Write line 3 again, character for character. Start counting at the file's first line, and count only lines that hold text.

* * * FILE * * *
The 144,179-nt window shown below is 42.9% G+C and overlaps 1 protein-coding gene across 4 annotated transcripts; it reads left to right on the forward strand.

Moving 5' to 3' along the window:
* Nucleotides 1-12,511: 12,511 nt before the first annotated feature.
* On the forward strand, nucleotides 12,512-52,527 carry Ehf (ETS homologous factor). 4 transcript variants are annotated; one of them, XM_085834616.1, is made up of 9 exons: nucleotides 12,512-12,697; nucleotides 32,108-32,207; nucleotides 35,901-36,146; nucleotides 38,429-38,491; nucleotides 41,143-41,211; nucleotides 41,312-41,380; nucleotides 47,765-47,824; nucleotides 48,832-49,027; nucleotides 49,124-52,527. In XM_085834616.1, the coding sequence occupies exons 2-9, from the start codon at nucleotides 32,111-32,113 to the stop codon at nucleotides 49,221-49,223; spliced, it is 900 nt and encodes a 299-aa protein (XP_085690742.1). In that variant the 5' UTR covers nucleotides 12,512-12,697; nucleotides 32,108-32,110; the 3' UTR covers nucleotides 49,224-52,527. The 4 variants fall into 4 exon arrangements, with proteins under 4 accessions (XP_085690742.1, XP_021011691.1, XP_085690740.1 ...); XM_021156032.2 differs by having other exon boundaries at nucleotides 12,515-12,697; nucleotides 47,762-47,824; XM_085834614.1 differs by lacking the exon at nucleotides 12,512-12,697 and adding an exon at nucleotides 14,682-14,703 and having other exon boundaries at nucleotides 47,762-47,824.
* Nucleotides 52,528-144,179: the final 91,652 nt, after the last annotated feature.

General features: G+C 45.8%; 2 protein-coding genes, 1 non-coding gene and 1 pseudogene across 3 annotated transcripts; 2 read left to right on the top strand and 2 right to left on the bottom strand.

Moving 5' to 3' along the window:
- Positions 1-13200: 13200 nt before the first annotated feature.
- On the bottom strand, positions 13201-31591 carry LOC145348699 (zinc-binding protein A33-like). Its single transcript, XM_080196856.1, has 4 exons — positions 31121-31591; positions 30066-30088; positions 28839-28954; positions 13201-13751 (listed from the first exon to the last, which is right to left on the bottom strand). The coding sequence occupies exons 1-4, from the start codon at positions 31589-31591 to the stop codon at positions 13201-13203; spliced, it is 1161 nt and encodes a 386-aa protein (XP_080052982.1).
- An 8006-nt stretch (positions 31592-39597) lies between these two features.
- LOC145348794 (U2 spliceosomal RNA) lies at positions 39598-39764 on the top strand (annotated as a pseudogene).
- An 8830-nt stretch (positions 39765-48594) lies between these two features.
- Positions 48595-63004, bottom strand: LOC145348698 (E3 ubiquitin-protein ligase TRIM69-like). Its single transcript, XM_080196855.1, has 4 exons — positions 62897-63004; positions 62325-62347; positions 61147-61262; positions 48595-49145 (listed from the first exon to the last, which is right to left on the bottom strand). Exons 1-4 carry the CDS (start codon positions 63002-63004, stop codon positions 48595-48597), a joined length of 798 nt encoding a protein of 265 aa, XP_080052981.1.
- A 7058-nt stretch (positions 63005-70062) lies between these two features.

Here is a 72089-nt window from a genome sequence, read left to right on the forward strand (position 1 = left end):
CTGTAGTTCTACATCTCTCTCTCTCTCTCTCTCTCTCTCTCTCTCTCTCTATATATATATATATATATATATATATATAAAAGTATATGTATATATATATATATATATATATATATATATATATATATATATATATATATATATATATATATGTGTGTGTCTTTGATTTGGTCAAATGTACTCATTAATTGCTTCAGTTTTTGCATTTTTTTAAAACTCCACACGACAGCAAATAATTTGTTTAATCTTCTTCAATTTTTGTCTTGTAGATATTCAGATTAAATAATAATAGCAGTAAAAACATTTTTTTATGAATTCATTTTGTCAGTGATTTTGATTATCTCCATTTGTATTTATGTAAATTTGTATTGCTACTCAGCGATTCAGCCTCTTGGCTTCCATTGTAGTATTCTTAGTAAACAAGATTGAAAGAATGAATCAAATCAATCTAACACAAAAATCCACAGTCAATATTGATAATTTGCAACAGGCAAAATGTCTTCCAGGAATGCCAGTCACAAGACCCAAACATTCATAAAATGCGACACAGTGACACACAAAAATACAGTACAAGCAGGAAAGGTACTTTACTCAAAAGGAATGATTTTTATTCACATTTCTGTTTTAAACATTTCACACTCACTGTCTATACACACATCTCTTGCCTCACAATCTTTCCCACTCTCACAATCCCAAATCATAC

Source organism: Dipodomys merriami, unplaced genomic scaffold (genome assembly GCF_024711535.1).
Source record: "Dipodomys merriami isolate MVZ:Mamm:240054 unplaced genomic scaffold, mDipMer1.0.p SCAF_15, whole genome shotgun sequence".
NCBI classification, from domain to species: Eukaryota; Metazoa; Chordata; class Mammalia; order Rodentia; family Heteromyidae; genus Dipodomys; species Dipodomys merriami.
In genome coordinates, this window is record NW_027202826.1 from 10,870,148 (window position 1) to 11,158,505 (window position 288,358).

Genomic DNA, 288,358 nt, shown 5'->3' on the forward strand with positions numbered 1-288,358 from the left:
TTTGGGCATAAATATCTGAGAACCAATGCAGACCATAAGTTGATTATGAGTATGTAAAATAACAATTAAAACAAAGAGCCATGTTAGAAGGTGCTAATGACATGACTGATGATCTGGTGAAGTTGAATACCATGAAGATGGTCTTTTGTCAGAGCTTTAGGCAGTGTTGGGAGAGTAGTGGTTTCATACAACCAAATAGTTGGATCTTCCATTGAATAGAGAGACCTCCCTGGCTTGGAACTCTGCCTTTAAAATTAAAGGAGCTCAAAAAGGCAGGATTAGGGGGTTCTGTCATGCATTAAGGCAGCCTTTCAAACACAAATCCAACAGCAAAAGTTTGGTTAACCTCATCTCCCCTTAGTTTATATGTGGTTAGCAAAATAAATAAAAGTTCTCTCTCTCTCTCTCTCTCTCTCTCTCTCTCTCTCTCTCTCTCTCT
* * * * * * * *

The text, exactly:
* Nucleotides 1-12,511: 12,511 nt before the first annotated feature.